RHR and I have been fundraising for our upcoming trip to Germany for a year and let me tell you, I hate it and it is terrifying. Way, way more scary to me than getting up in front of a NY audience of 2000 people in a Broadway house without a rehearsal opposite a Tony winner to sing my first public high F. Way, way, way scarier than that.
We did well in our Kickstarter campaign last June. We have very generous friends and family, and we successfully raised $8,000 in a 30-day campaign. I’m incredibly grateful and very humbled. Let me tell you: every single day, every single terrifying day, I thought I would throw up. I would get shaky hands and prickly heat on my neck when I would look at the campaign page to see how we were doing. Every time I posted an update on the campaign or linked it to Facebook or Twitter, I wanted to crawl under my covers and not come out.
Why on earth??!! Am I embarrassed by my singing or my husband’s? Not in the slightest. Do I think that our project is worthless? Of course not! Do I think that my friends and family are selfish or don’t care about us or what we are doing? No!
Because admitting that we can’t get there by ourselves is… drum roll… shameful. It’s embarrassing. Good, responsible people give; they don’t ask. (Do you guys run to the kitchen to whip up a casserole when you hear someone just suffered a loss or a health problem or had a baby, but when it’s you and someone says, “Oh, let me know if I can do anything at all!” you smile and sweetly say, “Oh, thank you!” with no intention of letting your real needs be known?) To be on the receiving end of generosity feels… weak, powerless. And is what we want to do worthy of donations? I mean, we are asking for help in making art, for heaven’s sake! We aren’t saving the starving children of the world or vaccinating Africa or building cottage industries in Nepalese villages!
And then I start to think about what that all really means. By clinging to these views of mine, am I saying that people who ask for help are weak? Do I secretly scorn them when I offer a helping hand? Do I sit in secret judgment of them while I go it on my own? So why do I think they are doing that to me?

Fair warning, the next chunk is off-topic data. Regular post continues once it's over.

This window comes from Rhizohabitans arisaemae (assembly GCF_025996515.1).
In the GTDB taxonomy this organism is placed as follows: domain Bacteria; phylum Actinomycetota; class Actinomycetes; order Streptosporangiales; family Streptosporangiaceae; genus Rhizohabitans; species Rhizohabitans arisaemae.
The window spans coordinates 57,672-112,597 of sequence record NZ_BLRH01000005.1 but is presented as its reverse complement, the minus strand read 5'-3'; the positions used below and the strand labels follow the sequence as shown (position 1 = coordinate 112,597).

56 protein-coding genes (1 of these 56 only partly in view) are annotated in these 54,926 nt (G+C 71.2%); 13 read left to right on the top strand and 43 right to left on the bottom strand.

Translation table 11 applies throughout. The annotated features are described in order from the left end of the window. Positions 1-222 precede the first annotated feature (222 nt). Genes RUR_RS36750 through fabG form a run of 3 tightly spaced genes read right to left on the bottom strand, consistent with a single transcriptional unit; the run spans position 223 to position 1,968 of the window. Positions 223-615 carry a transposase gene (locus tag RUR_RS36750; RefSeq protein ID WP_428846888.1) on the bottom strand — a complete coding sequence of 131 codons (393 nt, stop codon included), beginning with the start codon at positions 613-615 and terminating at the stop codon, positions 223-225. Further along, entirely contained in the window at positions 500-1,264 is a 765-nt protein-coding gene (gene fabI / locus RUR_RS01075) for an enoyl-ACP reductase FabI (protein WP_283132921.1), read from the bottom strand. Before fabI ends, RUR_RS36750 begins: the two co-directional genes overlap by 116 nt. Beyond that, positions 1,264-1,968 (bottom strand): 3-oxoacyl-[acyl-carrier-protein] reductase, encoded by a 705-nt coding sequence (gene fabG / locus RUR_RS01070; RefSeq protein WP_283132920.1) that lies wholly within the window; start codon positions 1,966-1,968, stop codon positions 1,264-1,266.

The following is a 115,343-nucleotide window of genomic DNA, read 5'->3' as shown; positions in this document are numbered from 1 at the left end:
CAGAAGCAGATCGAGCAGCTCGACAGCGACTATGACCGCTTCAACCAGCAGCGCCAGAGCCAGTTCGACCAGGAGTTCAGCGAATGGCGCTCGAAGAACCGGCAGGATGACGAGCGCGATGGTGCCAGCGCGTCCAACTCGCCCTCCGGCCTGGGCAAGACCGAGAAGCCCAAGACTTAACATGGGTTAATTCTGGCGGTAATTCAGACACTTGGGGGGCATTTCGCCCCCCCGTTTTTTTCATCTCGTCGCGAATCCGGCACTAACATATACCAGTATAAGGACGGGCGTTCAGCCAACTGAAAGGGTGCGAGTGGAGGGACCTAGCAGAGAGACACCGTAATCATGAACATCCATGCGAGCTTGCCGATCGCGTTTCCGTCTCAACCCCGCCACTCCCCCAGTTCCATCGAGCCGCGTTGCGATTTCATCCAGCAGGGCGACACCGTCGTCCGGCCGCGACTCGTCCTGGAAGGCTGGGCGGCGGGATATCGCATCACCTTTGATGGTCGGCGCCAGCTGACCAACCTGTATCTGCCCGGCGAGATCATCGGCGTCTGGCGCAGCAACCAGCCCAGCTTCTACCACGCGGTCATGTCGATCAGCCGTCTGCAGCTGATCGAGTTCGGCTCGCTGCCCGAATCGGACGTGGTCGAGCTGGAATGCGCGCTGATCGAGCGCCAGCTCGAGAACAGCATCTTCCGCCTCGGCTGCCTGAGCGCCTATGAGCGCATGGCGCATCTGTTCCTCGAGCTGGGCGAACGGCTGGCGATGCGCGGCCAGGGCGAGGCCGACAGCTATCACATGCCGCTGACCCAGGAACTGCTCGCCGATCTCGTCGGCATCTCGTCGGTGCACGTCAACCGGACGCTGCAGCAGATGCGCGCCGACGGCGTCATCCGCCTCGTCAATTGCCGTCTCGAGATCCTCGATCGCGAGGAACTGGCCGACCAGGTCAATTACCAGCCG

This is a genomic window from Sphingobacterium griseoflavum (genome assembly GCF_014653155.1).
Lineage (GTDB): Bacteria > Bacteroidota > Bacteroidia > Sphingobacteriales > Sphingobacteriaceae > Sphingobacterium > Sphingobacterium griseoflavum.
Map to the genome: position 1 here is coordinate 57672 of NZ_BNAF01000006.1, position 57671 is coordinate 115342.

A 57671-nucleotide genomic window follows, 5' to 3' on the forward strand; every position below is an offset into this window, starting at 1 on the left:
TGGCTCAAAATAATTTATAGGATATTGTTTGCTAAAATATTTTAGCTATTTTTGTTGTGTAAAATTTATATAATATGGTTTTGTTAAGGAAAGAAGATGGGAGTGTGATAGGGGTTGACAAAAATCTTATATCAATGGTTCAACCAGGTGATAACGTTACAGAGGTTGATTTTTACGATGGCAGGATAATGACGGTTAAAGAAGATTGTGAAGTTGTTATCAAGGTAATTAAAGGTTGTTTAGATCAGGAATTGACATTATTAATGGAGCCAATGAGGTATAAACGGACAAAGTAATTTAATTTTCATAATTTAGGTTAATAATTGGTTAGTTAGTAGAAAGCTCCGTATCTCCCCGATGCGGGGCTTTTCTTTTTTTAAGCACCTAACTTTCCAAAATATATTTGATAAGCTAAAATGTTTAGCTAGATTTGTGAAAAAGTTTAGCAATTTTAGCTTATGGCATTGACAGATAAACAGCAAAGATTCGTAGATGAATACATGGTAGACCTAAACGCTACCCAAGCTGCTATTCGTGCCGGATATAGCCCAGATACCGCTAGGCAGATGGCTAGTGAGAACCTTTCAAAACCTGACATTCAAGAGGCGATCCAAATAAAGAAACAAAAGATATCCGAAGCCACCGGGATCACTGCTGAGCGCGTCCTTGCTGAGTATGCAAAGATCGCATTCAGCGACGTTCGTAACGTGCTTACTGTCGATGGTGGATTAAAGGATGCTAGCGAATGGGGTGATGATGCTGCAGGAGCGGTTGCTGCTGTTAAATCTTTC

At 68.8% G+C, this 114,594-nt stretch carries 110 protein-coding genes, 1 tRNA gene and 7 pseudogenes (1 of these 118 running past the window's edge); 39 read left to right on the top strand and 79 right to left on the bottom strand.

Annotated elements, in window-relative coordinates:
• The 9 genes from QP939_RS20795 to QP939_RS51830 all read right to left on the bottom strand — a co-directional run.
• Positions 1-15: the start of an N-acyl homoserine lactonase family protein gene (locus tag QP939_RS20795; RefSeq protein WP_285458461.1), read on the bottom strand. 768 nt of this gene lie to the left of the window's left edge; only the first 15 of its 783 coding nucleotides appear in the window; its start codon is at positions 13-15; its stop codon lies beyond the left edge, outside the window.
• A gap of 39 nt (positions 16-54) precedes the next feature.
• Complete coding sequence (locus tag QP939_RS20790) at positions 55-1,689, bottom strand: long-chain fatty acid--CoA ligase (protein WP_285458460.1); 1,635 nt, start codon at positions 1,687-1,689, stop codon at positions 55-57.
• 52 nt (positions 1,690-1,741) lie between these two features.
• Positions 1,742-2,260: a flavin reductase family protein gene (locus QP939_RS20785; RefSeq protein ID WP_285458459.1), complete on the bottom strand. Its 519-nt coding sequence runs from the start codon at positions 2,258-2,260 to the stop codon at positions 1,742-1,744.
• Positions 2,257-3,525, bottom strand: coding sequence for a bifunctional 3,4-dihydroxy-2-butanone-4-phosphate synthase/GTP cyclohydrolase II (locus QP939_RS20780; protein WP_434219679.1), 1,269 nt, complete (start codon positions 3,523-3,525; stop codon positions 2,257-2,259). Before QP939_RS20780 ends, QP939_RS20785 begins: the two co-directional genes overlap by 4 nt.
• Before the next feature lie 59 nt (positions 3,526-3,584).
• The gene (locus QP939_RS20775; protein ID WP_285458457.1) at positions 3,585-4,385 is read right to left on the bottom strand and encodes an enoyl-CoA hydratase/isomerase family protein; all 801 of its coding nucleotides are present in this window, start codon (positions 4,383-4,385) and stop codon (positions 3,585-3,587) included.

We are still $16,000 away from our fundraising goal. We are approaching corporations now to ask for support. You’d think that this would be easier than going to family and friends, but nope! It’s not! We got one very nice turn-down, and it wouldn’t be that big of a deal, but it took me 3 weeks to get up the courage to even ask. And I have procrastinated for 2 weeks on the other asks on my list.
I really like, though, the idea that Amanda Palmer (superstar fundraiser) has put forward: that asking people to join you is not asking for a handout as though you have nothing to offer. Giving and receiving is never one way. It is about inviting them along the journey with you, inviting them to be a part of something bigger than any of us can do alone. It’s about recognizing our interdependence, that we all rely on each other every minute of the day. We are none of us alone. It’s about connection.
It’s scary, no doubt. But I’m going to be brave. I’m going to ask. Hopefully there are people that want to come with us.
Thank God it’s Friday night and I don’t have to be brave until Monday when offices are open!!
And to assuage my fear that singing isn’t really important enough to have major significance for the world, enough to ask for help with, from Dr. Brene Brown:
“Laughter, song, and dance create an emotional and spiritual connection; they remind us of the one thing that truly matters when we are searching for comfort, celebration, inspiration, or healing: We are not alone.”
**For anyone who is curious, the link above details our project, in which we invite American schoolchildren along on our 90 day audition tour of Germany via real-time video chats and blog reporting, as well as in-person visits to our partner school in Harlem. Donations are tax-deductible.
Holy crap, that was scary!